Gabrielle Adamik studied Object Design in Glass at Sydney College of Arts, and has recently been a finalist in the touring Ranamok Glass Prize and the Meroogal Women's Art Prize. She was an Artist in Residence with Gapuwiyak Community, North East Arnhem Land where she explored basket-making using pandanus. This is her second exhibition at The Egg & Dart.
Threads and Traces opens Friday 26th May, 6-8pm.
India Mark's paintings use a light-filled palette that allows her portraits and still life subjects to flicker with associations. In the portraits, features are shared across paintings – a particular element of the face may gain more prominence in the next incarnation. The accompanying still life paintings work as a contemplative context for the character studies. Oil colour is built up through underpainting, bringing luminescence to skin tones and a pearly sheen to porcelain, gold and ceramic. Light sources are indirect, softening outlines across arranged objects.
Mark's work fuses together aesthetics from past and present to reveal a delicate engagement with her subjects. The figure paintings represent archetypes rather than individuals, an approach that frees the artist to explore psychological and physical qualities without needing to respond to the desires of the sitter or to project a certain status on the subject. The works are liberated from the pressures of direct portraiture through her understanding of Dutch tronie or "character head" painting. Guided by this 17th Century genre, Mark's characters are constructs formed from life drawing subjects and sourced imagery. The fleshy density of her figures is rich and warm against strident backgrounds of pinks and blues. There is an androgynous strength in the gaze from these faces.
Mark has used paint to scrape away at the surface imagery, placing objects and characters within non-narrative and timeless interiors. The ambiguity of the domestic settings invites a focus on psychological states –vulnerability, confrontation or ambivalence. Presence and gaze override the necessity for narrative and leave us free to look for subtle differences in expression. The cups and saucers become an extension of the body: weathered, humbled by use and rinsed out (like her palette). The vibrating edge given to objects acknowledges Italian painter Giorgio Morandi, but the co-presentation of her figure and still life paintings reveals that these are not just compositional studies. India Mark's cups and saucers are intimately understood objects that support daily rituals. The Domestica works link the nuanced action of applying paint to canvas with the repetitive motions of preparing cups of tea or coffee. The daily practice of painting is echoed in the daily preparation of the food and drink that sustains us.
We are proud to introduce a group exhibition with Matthew Bromhead (Sydney), Mignon Steele and Egg & Dart's very own Aaron Fell-Fracasso.
Matthew Bromhead's kinetic sculptures are a dimensional collage that bring together selective materials in a synthesis of gravity and texture. Through balance and compromise, the absurdist actions of his sculptures align with the wry title of this group show. They are responsive to touch, breeze and gesture. With their kinetic actions they suggest art as verb: bounce, sway, wobble or swing. The works might also be seen as drawings in space: copper and filament wire forming gestures and describing the outlines of negative shapes. Matthew Bromhead has had solo exhibitions at the Ray Hughes Gallery and Rex Livingston in Sydney, and most recently at the Bathurst Regional Gallery. He has been a recipient of an Australia Council ArtStart grant. His work has been enriched by residencies at Hill End, the Bundanon Trust and Fowlers Gap in Western New South Wales.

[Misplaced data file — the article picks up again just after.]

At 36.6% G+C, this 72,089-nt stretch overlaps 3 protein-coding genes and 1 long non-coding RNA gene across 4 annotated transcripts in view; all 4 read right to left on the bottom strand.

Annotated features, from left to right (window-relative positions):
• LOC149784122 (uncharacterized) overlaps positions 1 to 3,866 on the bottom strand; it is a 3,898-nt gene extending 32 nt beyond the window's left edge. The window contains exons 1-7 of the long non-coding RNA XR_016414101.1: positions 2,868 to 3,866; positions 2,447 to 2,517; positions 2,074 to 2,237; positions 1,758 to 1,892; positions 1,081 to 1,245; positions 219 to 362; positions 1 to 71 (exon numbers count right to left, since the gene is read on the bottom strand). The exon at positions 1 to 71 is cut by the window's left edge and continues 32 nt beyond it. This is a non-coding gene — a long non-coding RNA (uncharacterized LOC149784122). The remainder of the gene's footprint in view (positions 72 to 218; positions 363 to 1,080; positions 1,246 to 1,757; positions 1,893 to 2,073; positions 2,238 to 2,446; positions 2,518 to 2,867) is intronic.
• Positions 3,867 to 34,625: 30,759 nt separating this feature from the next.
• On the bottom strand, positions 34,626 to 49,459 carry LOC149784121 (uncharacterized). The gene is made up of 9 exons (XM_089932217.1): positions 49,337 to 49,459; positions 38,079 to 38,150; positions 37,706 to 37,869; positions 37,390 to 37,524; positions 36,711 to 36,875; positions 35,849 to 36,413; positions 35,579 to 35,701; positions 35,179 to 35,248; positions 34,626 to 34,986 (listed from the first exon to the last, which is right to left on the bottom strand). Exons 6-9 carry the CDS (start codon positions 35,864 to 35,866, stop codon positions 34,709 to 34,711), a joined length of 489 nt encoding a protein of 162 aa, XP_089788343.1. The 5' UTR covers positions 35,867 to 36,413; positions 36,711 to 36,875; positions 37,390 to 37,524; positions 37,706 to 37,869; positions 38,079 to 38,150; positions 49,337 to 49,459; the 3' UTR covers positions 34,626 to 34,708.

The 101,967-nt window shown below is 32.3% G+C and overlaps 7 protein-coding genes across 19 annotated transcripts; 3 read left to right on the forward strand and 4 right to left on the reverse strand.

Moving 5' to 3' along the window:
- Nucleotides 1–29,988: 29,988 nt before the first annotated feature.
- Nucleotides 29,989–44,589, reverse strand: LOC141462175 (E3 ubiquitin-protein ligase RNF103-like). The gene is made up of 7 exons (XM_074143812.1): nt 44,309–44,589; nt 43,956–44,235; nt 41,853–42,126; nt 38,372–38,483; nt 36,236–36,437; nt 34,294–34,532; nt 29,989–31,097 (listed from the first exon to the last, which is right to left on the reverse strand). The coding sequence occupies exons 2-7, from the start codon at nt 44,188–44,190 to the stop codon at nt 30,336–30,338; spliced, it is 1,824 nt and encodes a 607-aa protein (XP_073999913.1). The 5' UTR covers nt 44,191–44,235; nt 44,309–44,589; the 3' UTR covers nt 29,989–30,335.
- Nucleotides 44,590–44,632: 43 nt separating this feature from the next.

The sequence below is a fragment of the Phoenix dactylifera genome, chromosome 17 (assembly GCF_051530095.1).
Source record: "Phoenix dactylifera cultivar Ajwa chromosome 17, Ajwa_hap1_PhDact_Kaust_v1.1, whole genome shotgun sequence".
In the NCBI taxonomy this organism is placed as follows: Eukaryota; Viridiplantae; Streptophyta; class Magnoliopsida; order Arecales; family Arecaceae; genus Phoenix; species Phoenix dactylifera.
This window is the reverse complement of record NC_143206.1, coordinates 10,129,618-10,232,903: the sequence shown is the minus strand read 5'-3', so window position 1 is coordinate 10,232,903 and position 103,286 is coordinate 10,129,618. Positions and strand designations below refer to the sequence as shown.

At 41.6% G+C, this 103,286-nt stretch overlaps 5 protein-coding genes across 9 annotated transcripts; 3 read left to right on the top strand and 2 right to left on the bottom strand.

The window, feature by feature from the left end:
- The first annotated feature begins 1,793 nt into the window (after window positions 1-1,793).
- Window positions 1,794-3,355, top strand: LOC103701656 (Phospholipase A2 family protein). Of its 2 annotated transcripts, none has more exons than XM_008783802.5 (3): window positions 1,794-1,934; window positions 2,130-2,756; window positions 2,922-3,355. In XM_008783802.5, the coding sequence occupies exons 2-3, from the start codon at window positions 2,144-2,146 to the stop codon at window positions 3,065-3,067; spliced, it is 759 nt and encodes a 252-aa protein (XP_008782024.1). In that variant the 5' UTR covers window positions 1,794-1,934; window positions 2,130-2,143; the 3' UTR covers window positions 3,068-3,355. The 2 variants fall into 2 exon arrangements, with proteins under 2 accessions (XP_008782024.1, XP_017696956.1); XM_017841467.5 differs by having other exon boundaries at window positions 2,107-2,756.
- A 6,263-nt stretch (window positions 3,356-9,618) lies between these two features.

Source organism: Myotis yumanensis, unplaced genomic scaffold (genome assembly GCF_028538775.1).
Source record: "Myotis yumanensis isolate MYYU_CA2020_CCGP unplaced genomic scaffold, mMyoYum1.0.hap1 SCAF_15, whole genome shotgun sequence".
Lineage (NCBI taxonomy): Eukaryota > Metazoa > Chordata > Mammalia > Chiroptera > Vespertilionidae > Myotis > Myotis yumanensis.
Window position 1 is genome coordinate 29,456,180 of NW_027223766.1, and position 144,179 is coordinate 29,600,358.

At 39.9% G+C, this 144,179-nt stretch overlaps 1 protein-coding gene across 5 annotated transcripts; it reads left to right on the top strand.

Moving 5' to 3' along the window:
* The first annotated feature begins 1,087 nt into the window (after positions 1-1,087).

Aaron Fell-Fracasso’s paintings use vibrant colour and layered patterning to play with atmospheric distance and the monumental. Recent work sees a shift from landscape view to a topographic and mapped response to landform. The overlap and connection between shapes creates energised fields of patterned space. The action extends onto the frame, enclosing an immersive and vibrational colour world. Fell-Fracasso is part of The Egg & Dart stable and has shown at The Drawing Room and Stella Downer Gallery in Sydney. More recently he was part of The Egg & Dart on Excursion exhibition at Casula Powerhouse. His work is held in private collections and with the University of Wollongong.
Mignon Steele's titles offer sneaky insights into her work but it is the language of painting that is operating here. Each piece sets its own poetic parameters and requires its own gestures to resolve. Her descriptions reach for associations in the biological world. In her own words these might be named "cellular patterns". The works take time and are a process of growth, the accretion of layers and the shedding of unsatisfactory elements. The joy here is in how she engages with these natural processes, scraping back and reapplying paint on an evolving colour space, using time to generate a biology of paint and surface. Mignon Steele has had recent exhibitions in Sydney and Darwin and previous solo exhibition at The Egg & Dart. A residency at The Lock Up in Newcastle in 2016 culminated in an exhibition of work. Her ongoing collaborative practice with Morgen Figgis as the duo Barnacle Studio sees her expand into mural painting, architectural colour and set design.
Serving Suggestion presents Nick Santoro's latest collection of work and his first solo exhibition at The Egg & Dart. Acknowledging the flatness of painting on board, Santoro's images are literally served up, with a ground plane that tilts towards us, offering new urban views. These scenes are balanced by frozen moments of social connection where objects such as a beer can or a mic stand mediate the interaction between people.